14. The method of claim 13, said audio tour screen being further configured to permit selecting said audio tour, for each of said sites of said complete travel itinerary, from two or more audio tours comprising incrementally distinct lengths of time.
15. The. method of claim 14, said audio tour screen being further configured to permit selecting said audio tour, for each of said sites of said complete travel itinerary, from two or more audio tours comprising incrementally distinct intellectual levels.
16. The method of claim 13, further comprising wirelessly transmitting, using Bluetooth wireless technology, said selected audio tours to one or more mobile headsets.
17. The method of claim 13, further comprising identifying alternative nearby sites relative to one or more of said sites of said sequence of sites of said complete travel itinerary, using a detour option screen.
18. A computer program product for planning a travel itinerary for use at a destination and for executing said planned travel itinerary at the destination, the computer program product comprising: a tangible computer readable storage medium having computer readable program code embodied thereon, the computer readable program code configured to cause a computer system to: provide access to a database of travel information about the destination, being stored in said storage medium, and to select, using a planning screen, two or more sites from said database of travel information to create a sequential list of sites forming a complete travel itinerary retrievably store said complete travel itinerary within said storage medium; and execute said complete travel itinerary with said the computer readable program code being further configured to cause the computer system to: guide during execution of said complete itinerary, using a guidance screen configured to provide directions from any site in said sequence of sites to a subsequent site in said sequence of sites; and play a selected an audio tour, using an audio tour screen configured for selection of one or more pre-recorded audio tours for each of said sites of said sequence of sites, said one or more pre-recorded audio tours being stored in said storage medium.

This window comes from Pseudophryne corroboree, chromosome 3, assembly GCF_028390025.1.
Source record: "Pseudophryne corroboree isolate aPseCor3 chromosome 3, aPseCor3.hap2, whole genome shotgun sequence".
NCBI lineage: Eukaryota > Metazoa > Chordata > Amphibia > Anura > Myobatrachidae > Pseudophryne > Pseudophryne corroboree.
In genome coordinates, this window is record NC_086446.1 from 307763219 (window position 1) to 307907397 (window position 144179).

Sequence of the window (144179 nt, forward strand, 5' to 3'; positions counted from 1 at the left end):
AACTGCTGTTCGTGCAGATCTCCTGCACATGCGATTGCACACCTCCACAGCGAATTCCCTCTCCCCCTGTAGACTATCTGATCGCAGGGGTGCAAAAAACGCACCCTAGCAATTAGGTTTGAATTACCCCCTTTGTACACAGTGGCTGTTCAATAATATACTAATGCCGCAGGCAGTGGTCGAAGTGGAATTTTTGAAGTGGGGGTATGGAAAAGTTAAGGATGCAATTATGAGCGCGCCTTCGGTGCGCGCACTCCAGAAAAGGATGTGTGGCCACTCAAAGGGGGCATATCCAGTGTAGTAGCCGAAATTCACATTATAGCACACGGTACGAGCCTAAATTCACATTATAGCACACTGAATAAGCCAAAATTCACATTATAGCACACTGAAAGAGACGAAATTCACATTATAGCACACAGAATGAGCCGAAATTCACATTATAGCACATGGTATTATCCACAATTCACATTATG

19. The computer program product of claim 18, being further configured to permit selection of said audio tour from two or more audio tours comprising incrementally distinct lengths of time for each of said sites of said sequence of sites of said complete travel itinerary.
20. The computer program product .of claim 19, being further configured to permit selection of said audio tour from two or more audio tours comprising incrementally distinct intellectual levels for each of said sites of said sequence of sites of said complete travel itinerary.
CROSS-REFERENCES TO RELATED APPLICATIONS
 This application is a continuation of application Ser. No. 12/910,790, filed on Oct. 23, 2010, which claims priority on U.S. Provisional Application Ser. No. 61/397,104, filed on Jun. 7, 2010, with the disclosures of each being incorporated herein by reference.